I follow a POTS blog and this woman was a huge promoter of the exercise protocol; she relapsed when she stopped exercising. She also ended up having MCAS and having an anaphylactic reaction during exercise. Dr. Levine has been looking into the difference between fainting during and after exercise, and he states that there is a BIG difference (http://www.ncbi.nlm.nih.gov/pubmed/22386295 .) I am one of these; I don't get syncopal until I exert myself.

He is also studying how to best treat forced, sedentary rest. This is from his latest article on it, and may help you:

J Appl Physiol. 2012 Feb 16. [Epub ahead of print]

The Effect of Rowing Ergometry and Oral Volume Loading on Cardiovascular Structure and Function During Bed Rest.

Hastings JL, Krainski F, Snell PG, Pacini E, Jain M, Bhella PS, Shibata S, Fu Q, Palmer MD, Levine BD.

Abstract

Objective: This study examined the effectiveness of a short duration but high intensity exercise countermeasure in combination with a novel oral volume load in preventing bed rest deconditioning and orthostatic intolerance. Background: Bed rest reduces work capacity and orthostatic tolerance due in part to cardiac atrophy and decreased stroke volume. Methods: 27 healthy subjects completed 5 weeks of -6° head down bed rest. 18 were randomized to daily rowing ergometry and biweekly strength training, while 9 remained sedentary. Measurements included cardiac mass, invasive pressure-volume relations, maximal upright exercise capacity, and orthostatic tolerance. Prior to post-bed rest orthostatic tolerance and exercise testing, 9 exercise subjects were given 2 days of fludrocortisone and increased salt. Results: Sedentary bed rest led to cardiac atrophy (125±23 vs 115±20 g; P<0.001), however exercise preserved cardiac mass (128±38 vs 137±34 g; P=0.002). Exercise training preserved LV chamber compliance, while sedentary bed rest increased stiffness (180±170%, P=0.032). Orthostatic tolerance was preserved only when exercise was combined with volume loading (-10 ± 22%, P=0.169), but not with exercise (-14 ± 43%, P=0.047) or sedentary bed rest (-24 ± 26%, P=0.035) alone. Conclusions: Rowing and supplemental strength training prevents cardiovascular deconditioning during prolonged bed rest. When combined with an oral volume load, orthostatic tolerance is also preserved. This combined countermeasure may be an ideal strategy for prolonged spaceflight, or patients with orthostatic intolerance. PMID: 22345434

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My two cents from talking to Dr. Levine's nurse....

I'm not convinced that you have to be increasing your exertion to achieve success, i.e. by jogging for farther or for longer or by choosing a more strenuous activity. I'm under the impression that once you've graduated past the three month Levine exercise program, the key is to continue doing something.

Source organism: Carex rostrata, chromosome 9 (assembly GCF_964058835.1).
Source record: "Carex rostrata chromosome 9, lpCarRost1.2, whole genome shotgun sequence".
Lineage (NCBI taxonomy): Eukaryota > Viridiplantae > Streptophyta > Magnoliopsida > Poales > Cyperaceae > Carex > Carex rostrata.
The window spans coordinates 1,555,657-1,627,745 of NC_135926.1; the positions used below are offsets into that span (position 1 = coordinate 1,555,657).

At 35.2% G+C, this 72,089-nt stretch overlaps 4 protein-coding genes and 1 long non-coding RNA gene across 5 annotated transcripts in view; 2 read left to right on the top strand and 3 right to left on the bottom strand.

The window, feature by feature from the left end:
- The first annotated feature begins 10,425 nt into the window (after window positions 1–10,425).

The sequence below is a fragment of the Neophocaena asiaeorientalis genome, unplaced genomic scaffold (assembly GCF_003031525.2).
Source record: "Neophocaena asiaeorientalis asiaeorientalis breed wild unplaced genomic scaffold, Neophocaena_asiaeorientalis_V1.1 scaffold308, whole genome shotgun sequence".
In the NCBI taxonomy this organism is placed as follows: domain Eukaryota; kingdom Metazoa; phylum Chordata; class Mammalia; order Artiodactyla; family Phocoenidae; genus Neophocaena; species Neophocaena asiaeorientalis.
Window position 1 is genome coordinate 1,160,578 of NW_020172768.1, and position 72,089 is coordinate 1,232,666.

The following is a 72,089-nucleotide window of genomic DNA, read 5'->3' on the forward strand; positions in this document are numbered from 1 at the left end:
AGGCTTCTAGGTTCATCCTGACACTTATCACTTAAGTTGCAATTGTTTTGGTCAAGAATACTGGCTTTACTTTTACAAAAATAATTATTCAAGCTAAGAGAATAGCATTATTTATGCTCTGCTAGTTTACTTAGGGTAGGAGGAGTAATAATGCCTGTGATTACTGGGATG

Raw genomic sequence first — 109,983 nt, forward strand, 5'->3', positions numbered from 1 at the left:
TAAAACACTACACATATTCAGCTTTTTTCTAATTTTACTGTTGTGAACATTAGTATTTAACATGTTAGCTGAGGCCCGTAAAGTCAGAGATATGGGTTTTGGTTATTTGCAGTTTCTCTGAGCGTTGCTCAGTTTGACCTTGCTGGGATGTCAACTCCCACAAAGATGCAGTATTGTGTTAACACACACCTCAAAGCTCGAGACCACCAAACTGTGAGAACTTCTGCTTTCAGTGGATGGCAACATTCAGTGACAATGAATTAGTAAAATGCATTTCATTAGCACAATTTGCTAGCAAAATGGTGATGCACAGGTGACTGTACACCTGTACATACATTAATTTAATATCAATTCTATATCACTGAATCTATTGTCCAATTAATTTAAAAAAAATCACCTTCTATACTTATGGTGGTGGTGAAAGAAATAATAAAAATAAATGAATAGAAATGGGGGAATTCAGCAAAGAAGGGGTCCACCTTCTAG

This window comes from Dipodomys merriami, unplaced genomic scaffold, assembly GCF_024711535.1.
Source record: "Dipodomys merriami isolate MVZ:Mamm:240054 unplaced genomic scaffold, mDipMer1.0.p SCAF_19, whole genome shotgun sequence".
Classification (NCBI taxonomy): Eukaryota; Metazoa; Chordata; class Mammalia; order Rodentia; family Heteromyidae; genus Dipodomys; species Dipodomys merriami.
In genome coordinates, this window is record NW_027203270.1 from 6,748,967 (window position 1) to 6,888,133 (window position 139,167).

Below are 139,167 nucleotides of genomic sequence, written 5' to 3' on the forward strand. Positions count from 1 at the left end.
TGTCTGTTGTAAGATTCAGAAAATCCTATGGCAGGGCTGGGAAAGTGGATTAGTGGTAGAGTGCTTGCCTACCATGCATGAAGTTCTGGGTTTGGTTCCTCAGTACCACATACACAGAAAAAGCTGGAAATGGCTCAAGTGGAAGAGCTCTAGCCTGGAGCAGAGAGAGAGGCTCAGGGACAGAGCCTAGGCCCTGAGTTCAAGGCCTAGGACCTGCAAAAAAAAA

The something is what you feel most comfortable doing and continuing to do. The key is, one may continue to see improvement past the three months. As a matter of fact, you may continue to see improvement as time goes on into nine months and beyond. But the impression I got from talking to the nurse is not that I must increase the strenuousness of the activity past the three months, but that I must continue something past the three months, because it might take different amounts of time exercising for someone to see results. IOW, it's the length of time one has been exercising that is the key to seeing improvement.

That's the impression I got anyway, as I did not hear the nurse say anything to me about increasing my exertion by jogging, or by jogging more miles, after the three months is up. Nobody is stopping me from doing that, but I did not think she said it was necessary. It was the continuation of an exercise routine that was necessary.

I was given a sample additional 3 month program (to be used after the initial three months), that I could follow. But she said that the choice of what I did was really up to me and my likes and dislikes.

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I don't know about Dr. Levine's program but my husband was telling me about something he recently read and it basically said the same thing. He said that the study said that you could do exercise in short burst - but, more often and it was the continuing of it that was important. So, my 5 minutes 6 times a day goal - is a good one. That will give me a total 30 minutes for the day. But, if I can only get 5 minutes at a time - that's better then no minutes. If you can only get 2 minutes or even 1 minute - that's better then no minutes. And then add in more segments. I'm not there yet - but, working on it.

Issie

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I'm backed up on reading this thread, meh

Issie, that's exactly what my physio told me "you'll accomplish more doing small things & taking breaks"

I am working towards 5 mins every two hours but really I more 2-2 1/2 mins every hour. Seriously, there are times I don't want to get up but i keep pushing through.

Another thing & he only has me doing it two times a week. Is 2 mins, rest 1 min, two mins again